The term millimeter waves generally refers to the portion of electromagnetic spectrum between 30 and 300 GHz, corresponding to wavelength of 10 to 1 mm. Thus, the millimeter wave spectrum lies between the microwaves and infrared portions ( see Figure 1).
One should notice that there are different terms for the millimeter waves spectrum , but the above is the most common one.
Millimeter wave characteristics differ from those of microwaves and infrared as well, and because of these differences the millimeter waves are ideal candidates for certain applications which the infrared and microwaves could not materialize. Millimeter waves have been recognized as a part of the electromagnetic spectrum since Maxwell conceptualized the spectrum. However, lack of suitable sources, devices, components, instrumentation, and so on has made progress in the area very slow. The interest in the area has been in spurts, with the development of high accuracy radars in the 1940s, and long distance communications in the 1950’s and again in the late 1960s. The current interest in millimeter waves arises from the realization that there are limitations to what can be accomplished with optical systems, in particular their disadvantage in fog, dust, nighttime viewing and so on and the overcrowding of the microwave portion of the spectrum. Thus there are today specific important applications that can best be satisfied using millimeter waves.
Besides the specific reasons mentioned above, the growth in the field is also due to the fact that numbers of technical problems in the area have been solved or are near a solution. Generation, transmission, and detection have all seen considerable attention over the past few years and many of the significant problems, such as generation of high-power coherent radiations, suitable solid state sources, transmission media, and millimeter wave components have been developed and are commercially available. Notice that the FEL, which is supposed to be the source to our project, is a high-power coherent radiation source in the millimeter waves portion. There was also an improvement concerning millimeter waves sensor, and today due to the fact that inherent resolution of sensors operating at millimeter wavelengths is not significantly lower than those in the infrared/optical bands and other techniques such as injection locking, phase locking, and power combining of multiple diodes, the ultimate in sensor system performance can be achieved.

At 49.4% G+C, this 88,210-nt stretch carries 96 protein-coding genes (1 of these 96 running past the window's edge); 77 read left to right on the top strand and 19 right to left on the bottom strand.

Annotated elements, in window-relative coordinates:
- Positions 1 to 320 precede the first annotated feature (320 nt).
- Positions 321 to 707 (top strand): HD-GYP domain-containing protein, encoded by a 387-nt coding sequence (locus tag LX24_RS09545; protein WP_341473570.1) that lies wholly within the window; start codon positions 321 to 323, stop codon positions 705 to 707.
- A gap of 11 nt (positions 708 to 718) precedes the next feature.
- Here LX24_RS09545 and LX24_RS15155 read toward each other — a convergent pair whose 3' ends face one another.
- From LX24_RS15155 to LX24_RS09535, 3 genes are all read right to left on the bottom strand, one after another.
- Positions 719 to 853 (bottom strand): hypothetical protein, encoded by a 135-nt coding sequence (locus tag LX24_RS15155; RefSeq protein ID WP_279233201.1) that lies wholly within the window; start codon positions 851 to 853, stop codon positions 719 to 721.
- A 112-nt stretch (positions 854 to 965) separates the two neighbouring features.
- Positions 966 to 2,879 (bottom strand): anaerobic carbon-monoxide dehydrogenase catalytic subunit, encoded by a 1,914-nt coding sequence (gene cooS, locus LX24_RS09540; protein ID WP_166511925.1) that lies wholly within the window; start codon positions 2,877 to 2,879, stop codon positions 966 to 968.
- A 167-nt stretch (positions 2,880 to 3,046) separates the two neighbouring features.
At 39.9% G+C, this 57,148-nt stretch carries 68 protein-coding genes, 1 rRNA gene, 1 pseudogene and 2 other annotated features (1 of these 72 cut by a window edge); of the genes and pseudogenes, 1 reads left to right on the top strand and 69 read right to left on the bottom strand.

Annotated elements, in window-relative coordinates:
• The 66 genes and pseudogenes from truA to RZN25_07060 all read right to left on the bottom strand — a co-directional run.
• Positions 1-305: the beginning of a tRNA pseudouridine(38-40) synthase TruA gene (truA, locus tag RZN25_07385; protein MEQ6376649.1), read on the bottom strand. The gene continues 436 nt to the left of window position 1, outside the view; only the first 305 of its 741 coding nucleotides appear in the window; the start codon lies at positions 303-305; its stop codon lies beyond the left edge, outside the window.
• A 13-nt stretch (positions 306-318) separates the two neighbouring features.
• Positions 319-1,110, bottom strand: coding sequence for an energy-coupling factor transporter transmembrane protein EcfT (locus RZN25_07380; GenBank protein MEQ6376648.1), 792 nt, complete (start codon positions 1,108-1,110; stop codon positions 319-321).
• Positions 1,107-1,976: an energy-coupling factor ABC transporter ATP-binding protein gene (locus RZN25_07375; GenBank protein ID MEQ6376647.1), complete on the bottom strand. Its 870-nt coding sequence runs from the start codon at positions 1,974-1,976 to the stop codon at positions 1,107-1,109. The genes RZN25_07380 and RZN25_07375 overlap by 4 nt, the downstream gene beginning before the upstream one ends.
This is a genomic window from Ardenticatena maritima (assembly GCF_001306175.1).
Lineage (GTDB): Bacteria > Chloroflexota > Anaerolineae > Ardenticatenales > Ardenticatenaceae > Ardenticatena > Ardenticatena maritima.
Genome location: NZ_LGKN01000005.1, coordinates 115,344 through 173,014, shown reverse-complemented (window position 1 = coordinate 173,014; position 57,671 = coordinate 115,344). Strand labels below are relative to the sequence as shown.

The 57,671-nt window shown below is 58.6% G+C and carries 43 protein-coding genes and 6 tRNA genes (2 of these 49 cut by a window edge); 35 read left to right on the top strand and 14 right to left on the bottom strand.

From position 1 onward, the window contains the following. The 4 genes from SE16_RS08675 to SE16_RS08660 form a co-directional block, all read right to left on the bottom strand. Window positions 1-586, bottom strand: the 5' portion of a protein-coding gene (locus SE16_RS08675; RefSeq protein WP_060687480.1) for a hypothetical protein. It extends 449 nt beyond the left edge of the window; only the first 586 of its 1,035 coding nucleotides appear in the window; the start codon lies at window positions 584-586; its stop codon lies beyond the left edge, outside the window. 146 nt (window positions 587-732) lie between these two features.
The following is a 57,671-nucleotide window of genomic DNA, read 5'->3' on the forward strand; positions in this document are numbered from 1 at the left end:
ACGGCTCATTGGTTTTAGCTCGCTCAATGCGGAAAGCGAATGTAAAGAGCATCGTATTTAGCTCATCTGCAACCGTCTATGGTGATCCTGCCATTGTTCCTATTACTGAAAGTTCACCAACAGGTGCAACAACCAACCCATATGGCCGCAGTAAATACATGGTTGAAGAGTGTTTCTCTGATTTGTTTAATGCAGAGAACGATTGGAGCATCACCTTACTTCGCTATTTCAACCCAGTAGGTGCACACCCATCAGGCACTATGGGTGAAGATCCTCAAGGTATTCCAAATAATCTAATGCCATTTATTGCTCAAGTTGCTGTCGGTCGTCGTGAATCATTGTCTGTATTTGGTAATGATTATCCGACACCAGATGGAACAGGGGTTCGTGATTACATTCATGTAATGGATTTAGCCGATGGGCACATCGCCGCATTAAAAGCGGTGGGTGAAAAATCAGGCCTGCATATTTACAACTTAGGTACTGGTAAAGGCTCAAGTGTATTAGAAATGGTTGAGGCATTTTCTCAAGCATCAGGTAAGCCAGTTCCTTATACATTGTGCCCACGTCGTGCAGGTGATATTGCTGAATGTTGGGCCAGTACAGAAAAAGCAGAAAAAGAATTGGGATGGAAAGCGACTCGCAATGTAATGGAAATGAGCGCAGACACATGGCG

Advantages and disadvantages of millimeter waves:
The three principal characteristics of millimeter waves are short wavelengths, large bandwidth and interaction with atmospheric constituents,
translates into both advantages and disadvantages depending on the applications in mind.
Some of the main advantages are:
Smaller wavelengths which allow one to reduce component size, to achieve narrow beamwidths, to work in greater resolution and so on.
Wide bandwidths around main carrier frequencies ( 35, 94, 140 and 220 GHz), that can provide a high information rate capability, wide-band spread spectrum capability, high immunity to jamming and interference, and so on.
Environmental interaction characteristics such as: atmospheric attenuation and losses that are relatively low in the transmission windows compared to infrared and optical frequencies, lower attenuation in aerosols and condition of dust, smoke, and battlefield contaminants compared to infrared and optical frequencies.
Some of millimeter waves limitations and shortcoming are:
Smaller component size, increasing the need for greater precision in manufacturing, thus, leads to greater costs.
Narrow beamwidths, which can be a problem in target search and acquisition. Thus millimeter waves are not suitable for large volume search.
smaller antennas, which collect less energy in a receiving system, thereby reducing the sensitivity.
Limited communication range due to atmospheric attenuation (10-20 km)
Reduced range capability in adverse weather
Poor foliage penetration, particularly in dense green foliage.
Keep in mind that the above are only a general comparison of the advantages and disadvantages of millimeter waves systems over microwaves and optical system, and it is necessary to explore these fully for the application in mind.
“MILLIMETER WAVE ENGINEERING AND APPLICATIONS” Bhartia Bahl, 1984 by J.Wiley & Sons.